Seasonal variation in natural abundance of δ13C and 15N in Salicornia brachiata Roxb. populations from a coastal area of India

Doongar R. Chaudhary, Juyoung Seo, Hojeong Kang, Aditya P. Rathore, Bhavanath Jha

Research output: Contribution to journalArticle

Abstract

High and fluctuating salinity is characteristic for coastal salt marshes, which strongly affect the physiology of halophytes consequently resulting in changes in stable isotope distribution. The natural abundance of stable isotopes (δ13C and δ15N) of the halophyte plant Salicornia brachiata and physico-chemical characteristics of soils were analysed in order to investigate the relationship of stable isotope distribution in different populations in a growing period in the coastal area of Gujarat, India. Aboveground and belowground biomass of S. brachiata was collected from six different populations at five times (September 2014, November 2014, January 2015, March 2015 and May 2015). The δ13C values in aboveground (−30.8 to −23.6 ‰, average: −26.6 ± 0.4 ‰) and belowground biomass (−30.0 to −23.1 ‰, average: −26.3 ± 0.4 ‰) were similar. The δ13C values were positively correlated with soil salinity and Na concentration, and negatively correlated with soil mineral nitrogen. The δ15N values of aboveground (6.7–16.1 ‰, average: 9.6 ± 0.4 ‰) were comparatively higher than belowground biomass (5.4–13.2 ‰, average: 7.8 ± 0.3 ‰). The δ15N values were negatively correlated with soil available P. We conclude that the variation in δ13C values of S. brachiata was possibly caused by soil salinity (associated Na content) and N limitation which demonstrates the potential of δ13C as an indicator of stress in plants.

Original languageEnglish
Pages (from-to)209-224
Number of pages16
JournalIsotopes in Environmental and Health Studies
Volume54
Issue number2
DOIs
Publication statusPublished - 2018 Mar 4

Fingerprint

belowground biomass
stable isotope
seasonal variation
Soils
Isotopes
Biomass
halophyte
soil
aboveground biomass
saltmarsh
physiology
Physiology
salinity
nitrogen
Minerals
mineral
Nitrogen
Salts
coastal area
distribution

All Science Journal Classification (ASJC) codes

  • Environmental Chemistry
  • Environmental Science(all)
  • Inorganic Chemistry

Cite this

@article{77237d1204f143d99d656076d213f966,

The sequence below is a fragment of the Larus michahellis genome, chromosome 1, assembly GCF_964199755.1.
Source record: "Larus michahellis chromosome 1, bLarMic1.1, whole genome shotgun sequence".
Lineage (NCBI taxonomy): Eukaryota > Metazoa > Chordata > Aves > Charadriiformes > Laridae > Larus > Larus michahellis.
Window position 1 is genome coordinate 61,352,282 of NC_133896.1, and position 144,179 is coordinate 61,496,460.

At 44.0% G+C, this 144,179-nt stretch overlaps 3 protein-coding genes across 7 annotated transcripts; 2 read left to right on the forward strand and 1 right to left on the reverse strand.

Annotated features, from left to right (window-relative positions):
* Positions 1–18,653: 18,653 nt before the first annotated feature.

title = "Seasonal variation in natural abundance of δ13C and 15N in Salicornia brachiata Roxb. populations from a coastal area of India",
abstract = "High and fluctuating salinity is characteristic for coastal salt marshes, which strongly affect the physiology of halophytes consequently resulting in changes in stable isotope distribution. The natural abundance of stable isotopes (δ13C and δ15N) of the halophyte plant Salicornia brachiata and physico-chemical characteristics of soils were analysed in order to investigate the relationship of stable isotope distribution in different populations in a growing period in the coastal area of Gujarat, India. Aboveground and belowground biomass of S. brachiata was collected from six different populations at five times (September 2014, November 2014, January 2015, March 2015 and May 2015). The δ13C values in aboveground (−30.8 to −23.6 ‰, average: −26.6 ± 0.4 ‰) and belowground biomass (−30.0 to −23.1 ‰, average: −26.3 ± 0.4 ‰) were similar. The δ13C values were positively correlated with soil salinity and Na concentration, and negatively correlated with soil mineral nitrogen. The δ15N values of aboveground (6.7–16.1 ‰, average: 9.6 ± 0.4 ‰) were comparatively higher than belowground biomass (5.4–13.2 ‰, average: 7.8 ± 0.3 ‰). The δ15N values were negatively correlated with soil available P. We conclude that the variation in δ13C values of S. brachiata was possibly caused by soil salinity (associated Na content) and N limitation which demonstrates the potential of δ13C as an indicator of stress in plants.",
author = "Chaudhary, {Doongar R.} and Juyoung Seo and Hojeong Kang and Rathore, {Aditya P.} and Bhavanath Jha",
year = "2018",
month = "3",
day = "4",
doi = "10.1080/10256016.2017.1391807",
language = "English",
volume = "54",